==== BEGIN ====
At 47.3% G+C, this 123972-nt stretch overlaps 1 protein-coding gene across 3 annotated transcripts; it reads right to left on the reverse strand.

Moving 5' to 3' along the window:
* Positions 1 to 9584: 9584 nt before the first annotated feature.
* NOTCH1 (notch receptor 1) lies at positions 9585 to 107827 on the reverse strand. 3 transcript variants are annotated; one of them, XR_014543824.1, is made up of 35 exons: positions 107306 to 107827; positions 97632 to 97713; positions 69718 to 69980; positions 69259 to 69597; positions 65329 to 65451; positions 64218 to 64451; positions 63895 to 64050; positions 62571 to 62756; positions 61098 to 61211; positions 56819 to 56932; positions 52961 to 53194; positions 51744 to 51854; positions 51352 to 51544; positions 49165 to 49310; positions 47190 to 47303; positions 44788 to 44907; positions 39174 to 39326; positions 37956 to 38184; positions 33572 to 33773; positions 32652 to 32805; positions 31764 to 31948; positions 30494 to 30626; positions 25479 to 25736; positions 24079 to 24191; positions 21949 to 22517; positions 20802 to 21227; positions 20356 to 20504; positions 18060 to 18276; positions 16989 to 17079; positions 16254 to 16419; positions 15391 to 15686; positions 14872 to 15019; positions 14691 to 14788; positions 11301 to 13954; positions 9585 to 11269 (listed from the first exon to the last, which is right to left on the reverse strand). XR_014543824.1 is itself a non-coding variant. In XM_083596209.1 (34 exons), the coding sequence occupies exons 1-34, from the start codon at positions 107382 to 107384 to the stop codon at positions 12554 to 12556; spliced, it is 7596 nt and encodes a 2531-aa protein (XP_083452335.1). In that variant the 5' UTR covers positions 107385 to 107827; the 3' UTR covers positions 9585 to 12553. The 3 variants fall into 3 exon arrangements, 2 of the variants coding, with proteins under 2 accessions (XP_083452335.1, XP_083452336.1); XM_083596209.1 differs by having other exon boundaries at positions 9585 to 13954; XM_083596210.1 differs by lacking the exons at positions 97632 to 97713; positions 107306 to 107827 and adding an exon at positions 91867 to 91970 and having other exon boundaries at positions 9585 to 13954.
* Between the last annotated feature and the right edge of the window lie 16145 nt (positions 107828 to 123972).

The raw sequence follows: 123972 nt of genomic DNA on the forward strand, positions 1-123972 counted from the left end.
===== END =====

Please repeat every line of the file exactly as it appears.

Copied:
At 47.3% G+C, this 123972-nt stretch overlaps 1 protein-coding gene across 3 annotated transcripts; it reads right to left on the reverse strand.

Moving 5' to 3' along the window:
* Positions 1 to 9584: 9584 nt before the first annotated feature.
* NOTCH1 (notch receptor 1) lies at positions 9585 to 107827 on the reverse strand. 3 transcript variants are annotated; one of them, XR_014543824.1, is made up of 35 exons: positions 107306 to 107827; positions 97632 to 97713; positions 69718 to 69980; positions 69259 to 69597; positions 65329 to 65451; positions 64218 to 64451; positions 63895 to 64050; positions 62571 to 62756; positions 61098 to 61211; positions 56819 to 56932; positions 52961 to 53194; positions 51744 to 51854; positions 51352 to 51544; positions 49165 to 49310; positions 47190 to 47303; positions 44788 to 44907; positions 39174 to 39326; positions 37956 to 38184; positions 33572 to 33773; positions 32652 to 32805; positions 31764 to 31948; positions 30494 to 30626; positions 25479 to 25736; positions 24079 to 24191; positions 21949 to 22517; positions 20802 to 21227; positions 20356 to 20504; positions 18060 to 18276; positions 16989 to 17079; positions 16254 to 16419; positions 15391 to 15686; positions 14872 to 15019; positions 14691 to 14788; positions 11301 to 13954; positions 9585 to 11269 (listed from the first exon to the last, which is right to left on the reverse strand). XR_014543824.1 is itself a non-coding variant. In XM_083596209.1 (34 exons), the coding sequence occupies exons 1-34, from the start codon at positions 107382 to 107384 to the stop codon at positions 12554 to 12556; spliced, it is 7596 nt and encodes a 2531-aa protein (XP_083452335.1). In that variant the 5' UTR covers positions 107385 to 107827; the 3' UTR covers positions 9585 to 12553. The 3 variants fall into 3 exon arrangements, 2 of the variants coding, with proteins under 2 accessions (XP_083452335.1, XP_083452336.1); XM_083596209.1 differs by having other exon boundaries at positions 9585 to 13954; XM_083596210.1 differs by lacking the exons at positions 97632 to 97713; positions 107306 to 107827 and adding an exon at positions 91867 to 91970 and having other exon boundaries at positions 9585 to 13954.
* Between the last annotated feature and the right edge of the window lie 16145 nt (positions 107828 to 123972).

The raw sequence follows: 123972 nt of genomic DNA on the forward strand, positions 1-123972 counted from the left end.